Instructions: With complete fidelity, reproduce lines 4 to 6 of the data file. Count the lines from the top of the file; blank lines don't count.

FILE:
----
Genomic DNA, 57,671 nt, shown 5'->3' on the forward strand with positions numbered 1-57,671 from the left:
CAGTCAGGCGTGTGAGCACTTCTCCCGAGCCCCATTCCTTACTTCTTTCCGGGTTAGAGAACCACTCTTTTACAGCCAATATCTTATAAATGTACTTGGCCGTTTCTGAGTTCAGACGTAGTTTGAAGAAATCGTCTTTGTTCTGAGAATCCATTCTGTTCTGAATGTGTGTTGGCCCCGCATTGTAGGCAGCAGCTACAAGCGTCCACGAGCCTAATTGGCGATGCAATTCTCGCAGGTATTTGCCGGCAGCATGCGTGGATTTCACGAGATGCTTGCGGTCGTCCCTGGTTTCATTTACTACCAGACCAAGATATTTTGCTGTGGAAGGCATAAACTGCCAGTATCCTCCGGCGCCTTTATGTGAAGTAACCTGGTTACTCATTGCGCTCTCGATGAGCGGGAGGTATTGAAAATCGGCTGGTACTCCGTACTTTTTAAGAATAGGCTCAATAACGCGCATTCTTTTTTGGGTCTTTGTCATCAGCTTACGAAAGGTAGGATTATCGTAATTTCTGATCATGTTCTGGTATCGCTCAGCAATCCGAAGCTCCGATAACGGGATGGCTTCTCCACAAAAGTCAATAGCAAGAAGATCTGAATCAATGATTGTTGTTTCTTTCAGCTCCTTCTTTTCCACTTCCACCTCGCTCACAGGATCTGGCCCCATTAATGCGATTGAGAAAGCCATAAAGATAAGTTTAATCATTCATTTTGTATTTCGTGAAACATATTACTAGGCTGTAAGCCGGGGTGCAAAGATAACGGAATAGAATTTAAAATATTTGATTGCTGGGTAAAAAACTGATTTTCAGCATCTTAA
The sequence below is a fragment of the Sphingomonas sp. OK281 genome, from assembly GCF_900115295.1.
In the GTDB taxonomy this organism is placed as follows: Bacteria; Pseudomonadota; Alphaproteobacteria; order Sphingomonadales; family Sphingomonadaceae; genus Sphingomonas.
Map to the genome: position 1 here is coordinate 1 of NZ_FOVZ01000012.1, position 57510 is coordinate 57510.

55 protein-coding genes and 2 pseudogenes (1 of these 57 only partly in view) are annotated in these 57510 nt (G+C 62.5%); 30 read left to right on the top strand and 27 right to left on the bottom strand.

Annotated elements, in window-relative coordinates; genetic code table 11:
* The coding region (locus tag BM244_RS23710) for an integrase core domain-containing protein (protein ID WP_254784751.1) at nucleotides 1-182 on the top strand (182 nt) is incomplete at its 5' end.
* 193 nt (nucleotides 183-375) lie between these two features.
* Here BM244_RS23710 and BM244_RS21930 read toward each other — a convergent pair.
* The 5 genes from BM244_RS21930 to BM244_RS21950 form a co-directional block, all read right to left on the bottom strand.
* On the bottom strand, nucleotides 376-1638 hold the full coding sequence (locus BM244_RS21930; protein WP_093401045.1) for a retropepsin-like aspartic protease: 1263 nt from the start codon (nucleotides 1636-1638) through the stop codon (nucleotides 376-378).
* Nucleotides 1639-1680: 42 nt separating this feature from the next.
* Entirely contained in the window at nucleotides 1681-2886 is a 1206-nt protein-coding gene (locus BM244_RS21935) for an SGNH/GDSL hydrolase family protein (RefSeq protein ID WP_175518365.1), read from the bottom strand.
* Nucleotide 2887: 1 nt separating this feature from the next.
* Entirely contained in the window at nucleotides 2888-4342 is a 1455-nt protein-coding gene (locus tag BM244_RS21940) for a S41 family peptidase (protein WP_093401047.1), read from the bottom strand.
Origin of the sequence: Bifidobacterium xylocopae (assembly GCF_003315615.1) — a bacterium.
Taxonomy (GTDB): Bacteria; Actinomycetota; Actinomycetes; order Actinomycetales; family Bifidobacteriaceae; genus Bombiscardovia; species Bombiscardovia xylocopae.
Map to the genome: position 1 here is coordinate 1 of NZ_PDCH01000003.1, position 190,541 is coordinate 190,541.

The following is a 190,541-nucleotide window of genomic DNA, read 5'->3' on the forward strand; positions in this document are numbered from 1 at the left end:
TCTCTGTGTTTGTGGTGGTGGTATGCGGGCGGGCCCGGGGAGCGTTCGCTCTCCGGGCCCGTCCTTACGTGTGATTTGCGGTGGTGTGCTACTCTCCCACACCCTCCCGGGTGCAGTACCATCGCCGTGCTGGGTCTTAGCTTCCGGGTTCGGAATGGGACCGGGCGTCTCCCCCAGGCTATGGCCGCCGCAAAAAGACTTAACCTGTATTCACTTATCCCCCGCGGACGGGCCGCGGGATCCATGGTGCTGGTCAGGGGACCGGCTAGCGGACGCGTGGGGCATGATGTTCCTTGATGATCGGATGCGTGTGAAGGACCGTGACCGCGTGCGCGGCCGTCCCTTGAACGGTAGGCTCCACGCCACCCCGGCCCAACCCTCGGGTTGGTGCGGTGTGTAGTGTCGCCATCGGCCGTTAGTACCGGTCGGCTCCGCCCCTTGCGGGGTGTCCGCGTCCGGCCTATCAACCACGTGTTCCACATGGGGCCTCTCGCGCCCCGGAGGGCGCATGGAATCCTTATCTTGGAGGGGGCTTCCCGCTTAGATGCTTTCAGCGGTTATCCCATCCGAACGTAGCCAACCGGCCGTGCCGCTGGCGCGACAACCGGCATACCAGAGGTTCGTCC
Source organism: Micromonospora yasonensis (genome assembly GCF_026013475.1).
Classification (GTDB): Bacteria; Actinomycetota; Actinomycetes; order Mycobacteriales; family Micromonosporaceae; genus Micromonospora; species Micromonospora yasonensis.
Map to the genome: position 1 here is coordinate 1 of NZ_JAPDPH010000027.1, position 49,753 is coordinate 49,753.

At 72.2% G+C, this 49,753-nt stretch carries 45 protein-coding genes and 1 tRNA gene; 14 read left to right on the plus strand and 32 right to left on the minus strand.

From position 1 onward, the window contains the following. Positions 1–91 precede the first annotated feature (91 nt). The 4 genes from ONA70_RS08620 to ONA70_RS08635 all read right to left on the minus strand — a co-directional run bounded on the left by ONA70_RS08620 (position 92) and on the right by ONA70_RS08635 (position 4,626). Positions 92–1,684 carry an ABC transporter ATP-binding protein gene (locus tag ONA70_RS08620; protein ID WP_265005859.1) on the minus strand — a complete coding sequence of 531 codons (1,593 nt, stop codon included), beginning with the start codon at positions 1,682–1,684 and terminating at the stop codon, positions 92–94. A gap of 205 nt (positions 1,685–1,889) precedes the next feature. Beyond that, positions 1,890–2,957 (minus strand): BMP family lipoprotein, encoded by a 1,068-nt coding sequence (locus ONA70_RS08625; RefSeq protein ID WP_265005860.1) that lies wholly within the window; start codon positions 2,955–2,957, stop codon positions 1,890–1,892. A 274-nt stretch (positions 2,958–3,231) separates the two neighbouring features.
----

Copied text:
In the GTDB taxonomy this organism is placed as follows: Bacteria; Pseudomonadota; Alphaproteobacteria; order Sphingomonadales; family Sphingomonadaceae; genus Sphingomonas.
Map to the genome: position 1 here is coordinate 1 of NZ_FOVZ01000012.1, position 57510 is coordinate 57510.

55 protein-coding genes and 2 pseudogenes (1 of these 57 only partly in view) are annotated in these 57510 nt (G+C 62.5%); 30 read left to right on the top strand and 27 right to left on the bottom strand.